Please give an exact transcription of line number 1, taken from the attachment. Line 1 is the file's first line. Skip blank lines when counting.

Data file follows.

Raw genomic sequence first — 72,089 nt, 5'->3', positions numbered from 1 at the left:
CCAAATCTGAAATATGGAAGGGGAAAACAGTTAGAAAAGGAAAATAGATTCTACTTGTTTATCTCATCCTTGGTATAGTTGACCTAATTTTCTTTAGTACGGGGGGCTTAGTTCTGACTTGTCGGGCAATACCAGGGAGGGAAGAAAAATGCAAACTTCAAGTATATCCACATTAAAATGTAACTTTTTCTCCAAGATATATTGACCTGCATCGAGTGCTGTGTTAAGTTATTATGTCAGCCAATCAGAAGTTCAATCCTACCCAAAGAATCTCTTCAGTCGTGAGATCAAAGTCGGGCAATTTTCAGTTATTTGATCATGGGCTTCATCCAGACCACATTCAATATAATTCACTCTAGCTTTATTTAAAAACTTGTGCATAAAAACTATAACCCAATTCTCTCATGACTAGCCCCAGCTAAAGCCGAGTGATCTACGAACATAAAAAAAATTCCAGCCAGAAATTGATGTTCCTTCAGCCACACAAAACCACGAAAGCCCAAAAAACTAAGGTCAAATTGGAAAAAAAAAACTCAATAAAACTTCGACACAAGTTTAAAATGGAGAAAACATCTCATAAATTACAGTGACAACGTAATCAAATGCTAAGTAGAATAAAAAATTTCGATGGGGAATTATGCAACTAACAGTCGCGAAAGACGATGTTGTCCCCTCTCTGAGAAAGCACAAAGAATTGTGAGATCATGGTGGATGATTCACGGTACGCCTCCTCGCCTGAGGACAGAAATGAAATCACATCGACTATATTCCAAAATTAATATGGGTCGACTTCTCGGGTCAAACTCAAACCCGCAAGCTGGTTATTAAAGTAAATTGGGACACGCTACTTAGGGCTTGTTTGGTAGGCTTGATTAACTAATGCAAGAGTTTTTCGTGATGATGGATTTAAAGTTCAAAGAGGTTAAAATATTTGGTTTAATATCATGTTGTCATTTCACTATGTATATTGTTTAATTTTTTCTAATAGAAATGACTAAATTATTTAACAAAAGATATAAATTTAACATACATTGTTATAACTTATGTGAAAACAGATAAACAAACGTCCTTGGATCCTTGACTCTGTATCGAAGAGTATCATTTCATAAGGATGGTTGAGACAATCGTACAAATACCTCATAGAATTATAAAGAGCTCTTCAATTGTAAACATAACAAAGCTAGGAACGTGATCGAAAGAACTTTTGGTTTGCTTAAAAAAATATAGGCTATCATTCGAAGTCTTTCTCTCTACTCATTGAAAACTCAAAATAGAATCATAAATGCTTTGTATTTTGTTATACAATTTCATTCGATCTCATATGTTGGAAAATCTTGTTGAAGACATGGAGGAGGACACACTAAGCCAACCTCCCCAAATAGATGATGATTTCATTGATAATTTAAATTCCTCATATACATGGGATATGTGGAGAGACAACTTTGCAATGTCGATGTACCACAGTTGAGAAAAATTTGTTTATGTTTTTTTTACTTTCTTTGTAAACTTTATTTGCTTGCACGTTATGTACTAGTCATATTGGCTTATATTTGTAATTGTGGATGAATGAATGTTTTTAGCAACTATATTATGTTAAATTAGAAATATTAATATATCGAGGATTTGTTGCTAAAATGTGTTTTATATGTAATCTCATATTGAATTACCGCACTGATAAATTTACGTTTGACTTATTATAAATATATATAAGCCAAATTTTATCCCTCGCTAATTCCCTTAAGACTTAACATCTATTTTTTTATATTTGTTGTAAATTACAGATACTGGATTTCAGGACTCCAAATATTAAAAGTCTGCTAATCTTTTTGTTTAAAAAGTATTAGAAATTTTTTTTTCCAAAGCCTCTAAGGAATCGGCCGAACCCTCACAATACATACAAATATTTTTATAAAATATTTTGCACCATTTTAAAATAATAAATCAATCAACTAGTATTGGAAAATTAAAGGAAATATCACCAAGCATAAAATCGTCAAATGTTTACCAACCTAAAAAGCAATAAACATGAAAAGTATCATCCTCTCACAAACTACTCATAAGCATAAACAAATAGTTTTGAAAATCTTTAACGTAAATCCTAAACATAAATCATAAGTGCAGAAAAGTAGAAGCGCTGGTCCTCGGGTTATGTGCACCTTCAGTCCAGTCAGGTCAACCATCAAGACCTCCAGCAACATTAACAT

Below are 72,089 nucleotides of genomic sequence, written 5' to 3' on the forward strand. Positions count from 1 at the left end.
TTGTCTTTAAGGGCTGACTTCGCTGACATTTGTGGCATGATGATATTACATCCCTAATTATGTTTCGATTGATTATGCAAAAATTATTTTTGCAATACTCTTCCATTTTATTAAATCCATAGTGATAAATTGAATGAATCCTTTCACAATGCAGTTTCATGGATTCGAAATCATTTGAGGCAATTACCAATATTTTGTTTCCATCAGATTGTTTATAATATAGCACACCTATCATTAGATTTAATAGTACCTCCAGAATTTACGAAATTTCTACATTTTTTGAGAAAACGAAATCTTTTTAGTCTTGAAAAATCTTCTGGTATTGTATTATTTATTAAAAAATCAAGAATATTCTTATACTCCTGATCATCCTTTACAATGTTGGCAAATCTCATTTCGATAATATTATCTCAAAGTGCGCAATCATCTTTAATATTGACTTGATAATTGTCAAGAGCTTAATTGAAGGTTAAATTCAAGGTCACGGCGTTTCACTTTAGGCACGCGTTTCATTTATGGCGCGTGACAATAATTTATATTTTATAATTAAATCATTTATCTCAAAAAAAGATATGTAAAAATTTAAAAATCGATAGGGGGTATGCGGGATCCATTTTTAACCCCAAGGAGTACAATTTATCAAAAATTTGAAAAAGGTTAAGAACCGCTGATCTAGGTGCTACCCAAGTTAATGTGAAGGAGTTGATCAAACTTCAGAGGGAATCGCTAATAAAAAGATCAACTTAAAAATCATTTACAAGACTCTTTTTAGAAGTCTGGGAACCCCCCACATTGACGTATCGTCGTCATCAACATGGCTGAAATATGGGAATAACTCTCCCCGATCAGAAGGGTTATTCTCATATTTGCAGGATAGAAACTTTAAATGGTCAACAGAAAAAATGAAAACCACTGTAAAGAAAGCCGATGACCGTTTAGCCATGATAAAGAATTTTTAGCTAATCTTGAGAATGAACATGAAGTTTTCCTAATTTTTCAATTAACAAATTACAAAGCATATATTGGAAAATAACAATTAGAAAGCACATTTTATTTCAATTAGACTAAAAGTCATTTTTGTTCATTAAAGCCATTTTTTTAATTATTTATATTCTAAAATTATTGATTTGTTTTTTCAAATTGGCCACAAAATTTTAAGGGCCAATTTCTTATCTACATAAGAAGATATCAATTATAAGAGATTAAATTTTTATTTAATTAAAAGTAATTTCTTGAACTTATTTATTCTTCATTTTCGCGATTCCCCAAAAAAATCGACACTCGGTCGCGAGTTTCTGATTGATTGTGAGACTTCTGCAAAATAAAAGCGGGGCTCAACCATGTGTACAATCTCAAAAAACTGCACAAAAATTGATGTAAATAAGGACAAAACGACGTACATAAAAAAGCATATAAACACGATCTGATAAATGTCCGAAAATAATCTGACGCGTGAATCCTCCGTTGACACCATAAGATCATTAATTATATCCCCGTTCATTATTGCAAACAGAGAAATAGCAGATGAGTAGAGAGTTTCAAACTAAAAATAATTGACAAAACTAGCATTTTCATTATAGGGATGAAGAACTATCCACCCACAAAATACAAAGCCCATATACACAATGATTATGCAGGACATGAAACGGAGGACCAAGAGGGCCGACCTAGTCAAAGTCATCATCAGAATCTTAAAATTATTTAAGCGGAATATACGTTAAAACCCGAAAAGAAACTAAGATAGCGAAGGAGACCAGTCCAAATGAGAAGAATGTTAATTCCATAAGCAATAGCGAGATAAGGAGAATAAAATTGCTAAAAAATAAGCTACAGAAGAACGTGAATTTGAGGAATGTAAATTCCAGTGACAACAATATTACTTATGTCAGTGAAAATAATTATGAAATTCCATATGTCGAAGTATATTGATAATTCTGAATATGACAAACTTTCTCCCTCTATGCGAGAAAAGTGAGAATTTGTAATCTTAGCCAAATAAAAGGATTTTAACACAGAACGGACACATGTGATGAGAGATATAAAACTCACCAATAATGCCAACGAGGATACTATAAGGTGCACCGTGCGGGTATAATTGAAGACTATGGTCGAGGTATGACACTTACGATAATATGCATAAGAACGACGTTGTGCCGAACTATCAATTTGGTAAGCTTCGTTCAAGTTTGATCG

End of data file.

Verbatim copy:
Raw genomic sequence first — 72,089 nt, 5'->3', positions numbered from 1 at the left: